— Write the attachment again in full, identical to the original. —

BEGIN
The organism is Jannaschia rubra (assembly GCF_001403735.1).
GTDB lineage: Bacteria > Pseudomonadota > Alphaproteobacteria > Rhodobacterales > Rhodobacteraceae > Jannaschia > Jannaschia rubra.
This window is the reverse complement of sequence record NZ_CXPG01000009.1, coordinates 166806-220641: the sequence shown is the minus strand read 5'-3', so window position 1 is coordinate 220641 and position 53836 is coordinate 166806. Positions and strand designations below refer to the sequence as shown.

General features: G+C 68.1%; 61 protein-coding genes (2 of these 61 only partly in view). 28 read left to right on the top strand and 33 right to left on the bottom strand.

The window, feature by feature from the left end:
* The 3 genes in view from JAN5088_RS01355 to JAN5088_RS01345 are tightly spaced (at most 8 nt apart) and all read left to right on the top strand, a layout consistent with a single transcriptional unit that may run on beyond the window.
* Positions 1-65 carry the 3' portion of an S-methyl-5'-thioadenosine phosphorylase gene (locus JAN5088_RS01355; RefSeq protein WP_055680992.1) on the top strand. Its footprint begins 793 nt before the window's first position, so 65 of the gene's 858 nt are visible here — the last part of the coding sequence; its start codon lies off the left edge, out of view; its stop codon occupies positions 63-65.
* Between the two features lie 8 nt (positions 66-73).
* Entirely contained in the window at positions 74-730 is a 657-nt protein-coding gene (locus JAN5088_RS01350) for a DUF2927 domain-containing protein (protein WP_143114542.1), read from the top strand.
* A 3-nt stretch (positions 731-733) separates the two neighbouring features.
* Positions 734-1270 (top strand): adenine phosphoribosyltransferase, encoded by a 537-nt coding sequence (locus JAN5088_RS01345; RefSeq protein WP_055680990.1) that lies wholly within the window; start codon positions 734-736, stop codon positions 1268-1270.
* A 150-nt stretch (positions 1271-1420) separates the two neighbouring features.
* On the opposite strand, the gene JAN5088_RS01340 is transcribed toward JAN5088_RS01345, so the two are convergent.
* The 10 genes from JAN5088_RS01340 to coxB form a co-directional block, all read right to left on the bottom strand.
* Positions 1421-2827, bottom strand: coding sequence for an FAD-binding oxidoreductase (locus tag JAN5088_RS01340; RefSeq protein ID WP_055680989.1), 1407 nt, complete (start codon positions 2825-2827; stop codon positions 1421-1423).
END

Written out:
The organism is Jannaschia rubra (assembly GCF_001403735.1).
GTDB lineage: Bacteria > Pseudomonadota > Alphaproteobacteria > Rhodobacterales > Rhodobacteraceae > Jannaschia > Jannaschia rubra.
This window is the reverse complement of sequence record NZ_CXPG01000009.1, coordinates 166806-220641: the sequence shown is the minus strand read 5'-3', so window position 1 is coordinate 220641 and position 53836 is coordinate 166806. Positions and strand designations below refer to the sequence as shown.

General features: G+C 68.1%; 61 protein-coding genes (2 of these 61 only partly in view). 28 read left to right on the top strand and 33 right to left on the bottom strand.

The window, feature by feature from the left end:
* The 3 genes in view from JAN5088_RS01355 to JAN5088_RS01345 are tightly spaced (at most 8 nt apart) and all read left to right on the top strand, a layout consistent with a single transcriptional unit that may run on beyond the window.
* Positions 1-65 carry the 3' portion of an S-methyl-5'-thioadenosine phosphorylase gene (locus JAN5088_RS01355; RefSeq protein WP_055680992.1) on the top strand. Its footprint begins 793 nt before the window's first position, so 65 of the gene's 858 nt are visible here — the last part of the coding sequence; its start codon lies off the left edge, out of view; its stop codon occupies positions 63-65.
* Between the two features lie 8 nt (positions 66-73).
* Entirely contained in the window at positions 74-730 is a 657-nt protein-coding gene (locus JAN5088_RS01350) for a DUF2927 domain-containing protein (protein WP_143114542.1), read from the top strand.
* A 3-nt stretch (positions 731-733) separates the two neighbouring features.
* Positions 734-1270 (top strand): adenine phosphoribosyltransferase, encoded by a 537-nt coding sequence (locus JAN5088_RS01345; RefSeq protein WP_055680990.1) that lies wholly within the window; start codon positions 734-736, stop codon positions 1268-1270.
* A 150-nt stretch (positions 1271-1420) separates the two neighbouring features.
* On the opposite strand, the gene JAN5088_RS01340 is transcribed toward JAN5088_RS01345, so the two are convergent.
* The 10 genes from JAN5088_RS01340 to coxB form a co-directional block, all read right to left on the bottom strand.
* Positions 1421-2827, bottom strand: coding sequence for an FAD-binding oxidoreductase (locus tag JAN5088_RS01340; RefSeq protein ID WP_055680989.1), 1407 nt, complete (start codon positions 2825-2827; stop codon positions 1421-1423).